“I think we should look at this,” Vick said. “It may be something.”
The NTSB had not done a thermal shock test on Flight 427’s valve because there had been no comments on the cockpit tape about a hydraulic problem. If one of the pumps had broken, it would have triggered a warning light in the cockpit and the pilots would likely have mentioned it. But Phillips agreed to try the test. He was open to any suggestion.
The power control unit from the USAir crash, manufactured by Parker Hannifin, would be frozen to –40 degrees, similar to the outside temperatures at 30,000 feet, and then would be pumped with hot hydraulic fluid.
No one expected a breakthrough. The 737 valve had passed its own thermal shock test when it was certified in the 1960s. Besides, the temperature range was far more extreme than anything the PCU encountered in real life. Boeing officials viewed the test as a waste of time. Boeing’s Jean McGrew, chief engineer for the 737, said the airplane would encounter thermal shock conditions only if it flew to the moon.
On August 26, the Greatest Minds in Hydraulics and Phillips’ systems group gathered at Canyon Engineering, a tiny hydraulics company in an industrial park in Valencia, California. They had chosen Canyon because the chairman of the hydraulics panel worked there, but the company did not have the sophisticated test equipment that Boeing and Parker Hannifin, the unit’s manufacturer, did. Phillips brought the PCU in a sturdy navy blue chest, like a violinist carrying his prized Stradivarius. He took the 60-pound case to his hotel room each night to make sure that no one could tamper with the device.
At Canyon, the PCU was placed in a big white Coleman cooler, the same kind you would take on a picnic. Holes were cut in the cooler for pipes and tubes and then sealed with gray duct tape. John Cox, the pilots’ union representative in the investigation, and several others in the room said they were concerned that the temperatures were not controlled closely enough to produce legitimate results. But they forged ahead with the tests to see what would happen.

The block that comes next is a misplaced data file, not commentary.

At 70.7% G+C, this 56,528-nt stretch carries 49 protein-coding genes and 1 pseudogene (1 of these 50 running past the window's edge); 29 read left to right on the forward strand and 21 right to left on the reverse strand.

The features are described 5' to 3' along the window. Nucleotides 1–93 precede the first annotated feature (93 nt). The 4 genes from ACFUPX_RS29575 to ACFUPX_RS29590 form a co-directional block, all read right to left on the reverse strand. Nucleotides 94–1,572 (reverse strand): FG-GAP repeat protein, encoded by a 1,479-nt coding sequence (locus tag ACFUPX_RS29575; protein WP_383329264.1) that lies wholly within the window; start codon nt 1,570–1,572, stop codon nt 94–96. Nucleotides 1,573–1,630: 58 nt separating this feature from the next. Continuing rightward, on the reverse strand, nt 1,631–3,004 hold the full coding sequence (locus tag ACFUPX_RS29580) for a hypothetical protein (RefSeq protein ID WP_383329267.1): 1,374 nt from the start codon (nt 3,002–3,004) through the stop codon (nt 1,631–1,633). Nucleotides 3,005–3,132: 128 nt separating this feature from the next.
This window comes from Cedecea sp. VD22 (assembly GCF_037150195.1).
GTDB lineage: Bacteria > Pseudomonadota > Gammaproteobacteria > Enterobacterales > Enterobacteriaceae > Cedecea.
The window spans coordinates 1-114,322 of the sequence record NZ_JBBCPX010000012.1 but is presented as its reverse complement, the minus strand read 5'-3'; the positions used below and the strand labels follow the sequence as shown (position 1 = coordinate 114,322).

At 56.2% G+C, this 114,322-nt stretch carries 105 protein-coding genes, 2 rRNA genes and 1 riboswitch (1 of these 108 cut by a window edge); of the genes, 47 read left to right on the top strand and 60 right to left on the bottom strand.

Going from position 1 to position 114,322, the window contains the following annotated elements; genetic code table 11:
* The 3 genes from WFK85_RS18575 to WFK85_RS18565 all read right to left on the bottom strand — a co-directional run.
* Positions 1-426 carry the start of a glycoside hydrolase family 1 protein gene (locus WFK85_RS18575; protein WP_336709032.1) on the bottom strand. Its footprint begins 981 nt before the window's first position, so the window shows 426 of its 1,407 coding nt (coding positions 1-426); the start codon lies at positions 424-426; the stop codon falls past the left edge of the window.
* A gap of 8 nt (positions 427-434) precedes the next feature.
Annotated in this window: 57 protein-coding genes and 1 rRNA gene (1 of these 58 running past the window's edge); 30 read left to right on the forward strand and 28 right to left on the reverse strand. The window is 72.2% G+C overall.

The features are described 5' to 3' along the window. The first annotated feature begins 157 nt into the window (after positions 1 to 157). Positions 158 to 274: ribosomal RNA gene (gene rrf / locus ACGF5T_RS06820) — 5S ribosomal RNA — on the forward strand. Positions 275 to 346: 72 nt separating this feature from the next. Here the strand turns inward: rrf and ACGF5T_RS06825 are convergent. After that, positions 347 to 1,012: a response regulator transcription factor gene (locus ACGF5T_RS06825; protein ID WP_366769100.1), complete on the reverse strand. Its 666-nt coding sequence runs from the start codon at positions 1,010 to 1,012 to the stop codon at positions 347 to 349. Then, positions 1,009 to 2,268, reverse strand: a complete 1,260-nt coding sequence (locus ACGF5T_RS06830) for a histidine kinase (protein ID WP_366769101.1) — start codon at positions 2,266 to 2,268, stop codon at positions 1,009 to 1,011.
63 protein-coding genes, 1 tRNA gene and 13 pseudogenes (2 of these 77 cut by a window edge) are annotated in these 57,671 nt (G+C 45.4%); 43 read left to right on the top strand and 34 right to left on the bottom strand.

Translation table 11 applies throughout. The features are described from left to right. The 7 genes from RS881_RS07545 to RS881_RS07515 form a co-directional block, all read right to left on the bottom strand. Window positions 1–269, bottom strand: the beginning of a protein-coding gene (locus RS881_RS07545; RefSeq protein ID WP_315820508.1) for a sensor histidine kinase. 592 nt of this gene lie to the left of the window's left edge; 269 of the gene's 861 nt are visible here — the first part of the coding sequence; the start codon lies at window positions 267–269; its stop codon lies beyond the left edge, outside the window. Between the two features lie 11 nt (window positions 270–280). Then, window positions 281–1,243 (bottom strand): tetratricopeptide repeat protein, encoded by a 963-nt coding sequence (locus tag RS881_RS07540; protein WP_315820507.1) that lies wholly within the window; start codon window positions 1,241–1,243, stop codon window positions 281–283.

The group tested two PCUs—a new one straight from the factory and the one from the crash. To make sure that the hydraulic fluid was similar to Flight 427’s, they used fluid drained from other 737s. They used a pneumatic cylinder to act like the pilot’s feet, pushing the valve back and forth. The room filled with a steady rhythm of clicks and hisses as the cylinder moved the valve left and right.
Click, hiss, click, hiss. They put the factory PCU through its calisthenics at room temperature, testing it 50 times. It responded normally. They let gaseous nitrogen into the cooler and watched the temperature gauges plummet to –30 or –40 degrees to simulate the air at 30,000 feet. Click, hiss, click, hiss. Finally, they tried two tests to simulate an overheated hydraulic pump, heating the fluid to 170 degrees. Click, hiss, click, hiss. The hot fluid hit the cold valve, but there were no problems. The factory PCU worked great.
They removed it from the Coleman cooler and installed the PCU from Flight 427. Click, hiss, click, hiss. No problems at room temperature. Click, hiss, click, hiss. The frigid unit was blasted with hot fluid, but it still worked fine.
It was the investigators’ last day in Valencia, and the tests were going so smoothly that several people started to pack up and say goodbye.